In August 1923, the Bayerische Bauindustrie A.-G., an incorporated construction company in Munich, issued a series of coupons worth 100,000, 1,000,000 and 5,000,000 marks — the devastating hyperinflation was in full swing. Although these pieces of Notgeld (“emergency money”) weren’t official banknotes, they had the backing of the Bavarian State Bank and the Bavarian State Ministry of the Interior.
The amounts are spelled out in Lichte fette Grotesk AKA Phosphor. Dated August 24th, 1923, the coupons are an early in-use example of Jakob Erbar’s inline caps. Several sources give 1924 as the year of first release for this typeface. The name wasn’t registered with the German association of typefoundries before January 31th, 1924, and a proof was sent in only on April 29th. The date of issue printed on the banknotes does not necessarily have to match the actual date of printing, of course — documents can be backdated for all kinds of reasons. However, considering the speed of the inflation in the course of 1923, it seems highly unlikely that these coupons were printed much later — they would have been worthless by November, when the US dollar was worth 4,210,500,000,000 German marks. It is safe to say that Lichte fette Grotesk was available and in use already in 1923.
Having said that, with a production process that can take several years — from initial design to test cuttings and advance shipments to publicity — it is rarely possible to pinpoint a single date, and often one can’t even argue that one date is more correct than the other.
Note that both forms for ‘K’, ‘R’ and ‘S’ were used, in an apparently random manner. The other fonts in use are the bold cut (1910) of Feder-Grotesk, Erbar’s first released typeface family and a remarkably early example of a contrasted sans serif; and Wilhelm Jaecker’s Jaecker-Schrift (1910). Printed by the G. Franz’sche Buchdruckerei, München.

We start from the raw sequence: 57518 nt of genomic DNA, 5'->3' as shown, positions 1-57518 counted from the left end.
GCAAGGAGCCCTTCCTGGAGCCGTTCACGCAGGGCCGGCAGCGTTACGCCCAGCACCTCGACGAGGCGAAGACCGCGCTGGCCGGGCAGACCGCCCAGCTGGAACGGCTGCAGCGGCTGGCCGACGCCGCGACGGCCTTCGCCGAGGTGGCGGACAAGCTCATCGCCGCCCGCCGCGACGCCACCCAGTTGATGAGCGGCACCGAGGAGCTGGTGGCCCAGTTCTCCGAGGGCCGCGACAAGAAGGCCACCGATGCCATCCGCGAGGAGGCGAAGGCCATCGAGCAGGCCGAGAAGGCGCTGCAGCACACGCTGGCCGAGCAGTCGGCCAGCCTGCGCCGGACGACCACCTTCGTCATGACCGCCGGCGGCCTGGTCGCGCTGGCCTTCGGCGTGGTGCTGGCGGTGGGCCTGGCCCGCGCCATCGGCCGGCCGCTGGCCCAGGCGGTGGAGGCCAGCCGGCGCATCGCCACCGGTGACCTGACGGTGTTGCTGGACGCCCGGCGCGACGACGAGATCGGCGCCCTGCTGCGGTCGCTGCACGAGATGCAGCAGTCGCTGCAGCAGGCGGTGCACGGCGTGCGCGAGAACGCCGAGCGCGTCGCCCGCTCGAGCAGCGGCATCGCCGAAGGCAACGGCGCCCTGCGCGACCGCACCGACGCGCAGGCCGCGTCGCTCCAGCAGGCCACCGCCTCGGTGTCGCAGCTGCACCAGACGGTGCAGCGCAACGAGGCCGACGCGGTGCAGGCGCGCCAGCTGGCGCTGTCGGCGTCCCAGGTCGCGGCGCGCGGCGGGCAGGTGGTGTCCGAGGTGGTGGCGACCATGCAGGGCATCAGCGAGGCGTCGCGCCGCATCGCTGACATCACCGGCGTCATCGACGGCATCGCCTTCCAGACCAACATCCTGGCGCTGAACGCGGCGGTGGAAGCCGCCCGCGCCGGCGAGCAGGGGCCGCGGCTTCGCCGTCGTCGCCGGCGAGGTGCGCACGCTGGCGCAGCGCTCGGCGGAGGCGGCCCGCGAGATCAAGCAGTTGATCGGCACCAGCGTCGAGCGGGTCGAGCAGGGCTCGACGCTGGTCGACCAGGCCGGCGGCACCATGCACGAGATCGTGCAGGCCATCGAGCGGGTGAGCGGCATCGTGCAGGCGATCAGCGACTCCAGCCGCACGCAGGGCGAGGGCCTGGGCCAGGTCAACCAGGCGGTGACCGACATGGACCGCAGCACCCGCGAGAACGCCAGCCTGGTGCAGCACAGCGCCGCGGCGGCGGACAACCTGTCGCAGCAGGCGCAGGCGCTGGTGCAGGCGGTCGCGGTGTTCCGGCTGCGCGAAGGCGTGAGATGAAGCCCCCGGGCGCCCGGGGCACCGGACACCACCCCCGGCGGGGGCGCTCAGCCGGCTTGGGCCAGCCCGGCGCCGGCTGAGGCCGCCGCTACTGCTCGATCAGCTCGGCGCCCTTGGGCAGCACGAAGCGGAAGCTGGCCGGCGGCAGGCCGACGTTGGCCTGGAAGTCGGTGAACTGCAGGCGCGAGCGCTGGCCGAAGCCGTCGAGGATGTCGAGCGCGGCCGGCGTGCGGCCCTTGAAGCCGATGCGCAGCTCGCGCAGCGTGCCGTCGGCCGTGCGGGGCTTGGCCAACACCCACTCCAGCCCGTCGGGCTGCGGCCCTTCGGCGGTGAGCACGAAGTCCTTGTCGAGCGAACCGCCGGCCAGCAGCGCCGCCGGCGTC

On the journal of Berlin letterpress workshop p98a, Ferdinand Ulrich has just published an article about Lichte fette Grotesk. It is rich in images and also covers several other inline and multiline faces released by German foundries in the 1920s and 1930s. A few of the mentioned typefaces are already represented on Fonts In Use.
The stock certificate issued by Marburger Kunstwerkstätten und Tonindustrie vorm. Ludwig Schneider AG (source: Gutowski) on August 2nd, 1923, is another indication that Lichte fette Grotesk was released before 1924. Note that this example includes a second date, mentioning a certificate issued by the local tax office on September 12th, 1923.
Walter Tracy’s Letters of Credit says that Erbar “was introduced in 1926, though the related inlined bold version…had already been already been available for three years, if the date given is to be believed”, apparently quoting from the 1927 Handbuch der Schriftarten. And Professor Kupferschmid also gives 1923 (she doesn’t give a source - Tracy might be her source for that too as she mentions it elsewhere in that article).
Dates for metal type seem to be erratic (Google Books may help target research for those interested, especially for American fonts, since it gives at least snippet view of a lot of obscure printing journals), but it’s interesting that they waited so long to file a registration if it had already been released.
Blythwood, I should clarify: I was aware that several sources give a 1923 date for Lichte fette Grotesk, most prominently Handbuch der Schriftarten (Seemann, 1926), where it is listed as “Eig. Erzeugnis [own product] 1923” by the Ludwig & Mayer foundry. The Handbuch appears to be Tracy’s source. In his International Index of Hot-Metal Typefaces, Hans Reichardt even states “vor [before] 1923” – note that his dates refer to “the year of first casting or design”, though. Reichardt further lists Stempel’s Reform Grotesk licht as another name for this design, with a 1913 date. While Stempel indeed sold their version as Reform Grotesk licht, I’m convinced that the date is a mistake. Maybe it is a mix-up with Reklame-Reform-Grotesk licht, which is an unrelated typeface by Stempel from 1913.
Among the sources that have 1924 for Erbar’s inline sans serif is Philipp Bertheau’s Buchdruckschriften im 20. Jahrhundert (Techn. Hochschule Darmstadt, 1995) and Georg Kandler’s Alphabete. Erinnerungen an den Bleisatz (Minner, 1995). The earliest ad I could find so far is from August 1924. Rookledge’s international handbook of type designers (Eason, Rookledge & Baines, 1991) mentions that Erbar(-Grotesk) with variants including Phosphor was made in 1922–1930. The 1922 date probably refers to a preliminary drawing of a plain style (shown in Letters of Credit). This span for the greater series was quoted by Red Rooster for their digital version of Phosphor, Phosphate. The Linotype website states that Phosphor was released in 1930 — another reminder not to rely on retailer listings as your sole source for historical typeface information.